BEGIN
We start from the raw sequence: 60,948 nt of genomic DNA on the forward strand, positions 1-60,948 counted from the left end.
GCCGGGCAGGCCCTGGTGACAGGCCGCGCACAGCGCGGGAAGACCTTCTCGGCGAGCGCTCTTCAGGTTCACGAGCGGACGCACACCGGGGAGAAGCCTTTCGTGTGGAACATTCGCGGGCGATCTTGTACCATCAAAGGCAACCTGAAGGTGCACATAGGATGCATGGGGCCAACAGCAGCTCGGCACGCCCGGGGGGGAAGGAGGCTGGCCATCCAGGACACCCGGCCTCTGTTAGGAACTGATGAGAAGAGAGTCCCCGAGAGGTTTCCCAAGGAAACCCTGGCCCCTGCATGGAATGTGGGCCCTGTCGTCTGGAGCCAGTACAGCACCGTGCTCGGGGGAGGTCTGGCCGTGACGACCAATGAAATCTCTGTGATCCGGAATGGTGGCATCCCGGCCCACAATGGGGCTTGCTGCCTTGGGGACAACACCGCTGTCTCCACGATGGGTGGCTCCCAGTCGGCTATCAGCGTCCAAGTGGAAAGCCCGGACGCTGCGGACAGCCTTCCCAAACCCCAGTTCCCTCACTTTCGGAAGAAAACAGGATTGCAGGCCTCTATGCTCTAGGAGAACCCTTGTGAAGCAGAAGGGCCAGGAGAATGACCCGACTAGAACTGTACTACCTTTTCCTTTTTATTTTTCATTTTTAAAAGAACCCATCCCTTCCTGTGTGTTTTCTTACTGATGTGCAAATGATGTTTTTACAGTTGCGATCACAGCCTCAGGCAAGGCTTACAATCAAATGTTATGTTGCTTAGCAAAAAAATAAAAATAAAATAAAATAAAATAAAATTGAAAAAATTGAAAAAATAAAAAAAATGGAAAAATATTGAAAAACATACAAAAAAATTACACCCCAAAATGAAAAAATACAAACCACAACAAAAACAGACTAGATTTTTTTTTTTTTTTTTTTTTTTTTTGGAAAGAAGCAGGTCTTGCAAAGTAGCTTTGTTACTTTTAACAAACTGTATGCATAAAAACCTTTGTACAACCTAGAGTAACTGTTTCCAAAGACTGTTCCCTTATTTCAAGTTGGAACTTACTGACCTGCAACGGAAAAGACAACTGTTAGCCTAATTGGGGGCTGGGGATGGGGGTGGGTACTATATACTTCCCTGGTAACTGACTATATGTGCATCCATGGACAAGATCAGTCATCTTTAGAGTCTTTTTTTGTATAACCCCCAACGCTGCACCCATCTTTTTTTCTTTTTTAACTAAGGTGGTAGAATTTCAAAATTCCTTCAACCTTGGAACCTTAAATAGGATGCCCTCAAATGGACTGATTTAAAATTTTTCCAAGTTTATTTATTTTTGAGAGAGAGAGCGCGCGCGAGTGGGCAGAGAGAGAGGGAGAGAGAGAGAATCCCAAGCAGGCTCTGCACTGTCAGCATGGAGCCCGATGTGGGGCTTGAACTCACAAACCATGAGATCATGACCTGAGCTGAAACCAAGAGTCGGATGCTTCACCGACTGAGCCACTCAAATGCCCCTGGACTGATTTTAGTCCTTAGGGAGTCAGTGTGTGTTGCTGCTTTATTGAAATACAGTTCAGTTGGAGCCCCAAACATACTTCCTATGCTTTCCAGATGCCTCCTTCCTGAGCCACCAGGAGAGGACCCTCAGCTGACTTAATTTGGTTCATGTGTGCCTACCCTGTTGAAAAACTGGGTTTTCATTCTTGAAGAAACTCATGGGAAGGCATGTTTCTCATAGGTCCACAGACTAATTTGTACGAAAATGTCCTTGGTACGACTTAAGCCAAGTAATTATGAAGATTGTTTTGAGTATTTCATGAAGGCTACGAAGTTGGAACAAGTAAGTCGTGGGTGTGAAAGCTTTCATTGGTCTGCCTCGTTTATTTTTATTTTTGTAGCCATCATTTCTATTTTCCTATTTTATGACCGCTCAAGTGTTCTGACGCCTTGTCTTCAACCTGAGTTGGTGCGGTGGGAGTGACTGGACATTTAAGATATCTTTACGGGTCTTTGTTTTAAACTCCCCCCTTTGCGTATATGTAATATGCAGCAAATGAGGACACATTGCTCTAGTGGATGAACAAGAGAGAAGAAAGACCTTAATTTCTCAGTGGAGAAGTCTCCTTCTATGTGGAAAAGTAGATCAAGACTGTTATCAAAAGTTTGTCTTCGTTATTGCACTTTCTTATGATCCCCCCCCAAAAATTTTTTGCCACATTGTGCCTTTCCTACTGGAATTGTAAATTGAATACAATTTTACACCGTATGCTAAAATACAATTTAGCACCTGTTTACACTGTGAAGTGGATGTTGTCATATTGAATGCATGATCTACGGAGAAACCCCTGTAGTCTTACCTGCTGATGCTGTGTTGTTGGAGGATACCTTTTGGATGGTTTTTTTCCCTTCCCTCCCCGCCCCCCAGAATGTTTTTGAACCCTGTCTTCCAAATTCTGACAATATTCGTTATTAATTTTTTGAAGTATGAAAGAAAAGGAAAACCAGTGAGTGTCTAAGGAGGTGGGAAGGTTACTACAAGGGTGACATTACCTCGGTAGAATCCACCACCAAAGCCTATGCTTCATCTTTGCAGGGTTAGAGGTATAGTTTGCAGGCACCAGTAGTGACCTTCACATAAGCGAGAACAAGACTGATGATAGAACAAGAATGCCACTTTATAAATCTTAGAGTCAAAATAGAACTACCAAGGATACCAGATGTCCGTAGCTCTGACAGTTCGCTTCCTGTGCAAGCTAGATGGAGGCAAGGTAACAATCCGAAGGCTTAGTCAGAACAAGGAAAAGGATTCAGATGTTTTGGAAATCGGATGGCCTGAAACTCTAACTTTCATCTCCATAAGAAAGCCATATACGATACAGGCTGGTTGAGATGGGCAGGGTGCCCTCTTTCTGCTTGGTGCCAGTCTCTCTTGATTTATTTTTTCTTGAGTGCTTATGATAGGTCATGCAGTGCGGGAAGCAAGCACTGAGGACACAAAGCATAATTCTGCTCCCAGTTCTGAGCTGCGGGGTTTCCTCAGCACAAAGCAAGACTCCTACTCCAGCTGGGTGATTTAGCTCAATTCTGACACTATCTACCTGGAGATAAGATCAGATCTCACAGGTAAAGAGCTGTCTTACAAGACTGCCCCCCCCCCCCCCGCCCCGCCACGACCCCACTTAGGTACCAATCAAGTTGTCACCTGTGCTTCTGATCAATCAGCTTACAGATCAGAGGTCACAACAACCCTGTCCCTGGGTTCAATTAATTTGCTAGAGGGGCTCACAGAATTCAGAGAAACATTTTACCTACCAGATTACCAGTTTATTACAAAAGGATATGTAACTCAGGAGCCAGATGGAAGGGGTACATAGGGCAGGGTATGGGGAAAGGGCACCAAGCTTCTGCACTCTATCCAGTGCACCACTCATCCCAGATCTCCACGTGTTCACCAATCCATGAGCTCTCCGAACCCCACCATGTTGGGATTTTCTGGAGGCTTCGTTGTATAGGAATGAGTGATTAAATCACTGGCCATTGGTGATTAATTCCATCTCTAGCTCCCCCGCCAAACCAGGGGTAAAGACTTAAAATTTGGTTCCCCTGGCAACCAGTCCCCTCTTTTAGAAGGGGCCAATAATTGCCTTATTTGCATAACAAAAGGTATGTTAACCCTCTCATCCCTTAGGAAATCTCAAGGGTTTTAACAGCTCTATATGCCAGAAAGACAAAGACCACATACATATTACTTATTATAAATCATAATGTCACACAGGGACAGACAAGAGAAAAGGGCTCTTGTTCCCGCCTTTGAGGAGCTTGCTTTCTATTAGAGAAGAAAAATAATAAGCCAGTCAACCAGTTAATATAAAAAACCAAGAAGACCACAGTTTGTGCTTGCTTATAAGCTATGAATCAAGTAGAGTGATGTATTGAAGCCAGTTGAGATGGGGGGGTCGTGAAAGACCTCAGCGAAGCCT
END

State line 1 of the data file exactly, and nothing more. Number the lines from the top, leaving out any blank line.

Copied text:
We start from the raw sequence: 60,948 nt of genomic DNA on the forward strand, positions 1-60,948 counted from the left end.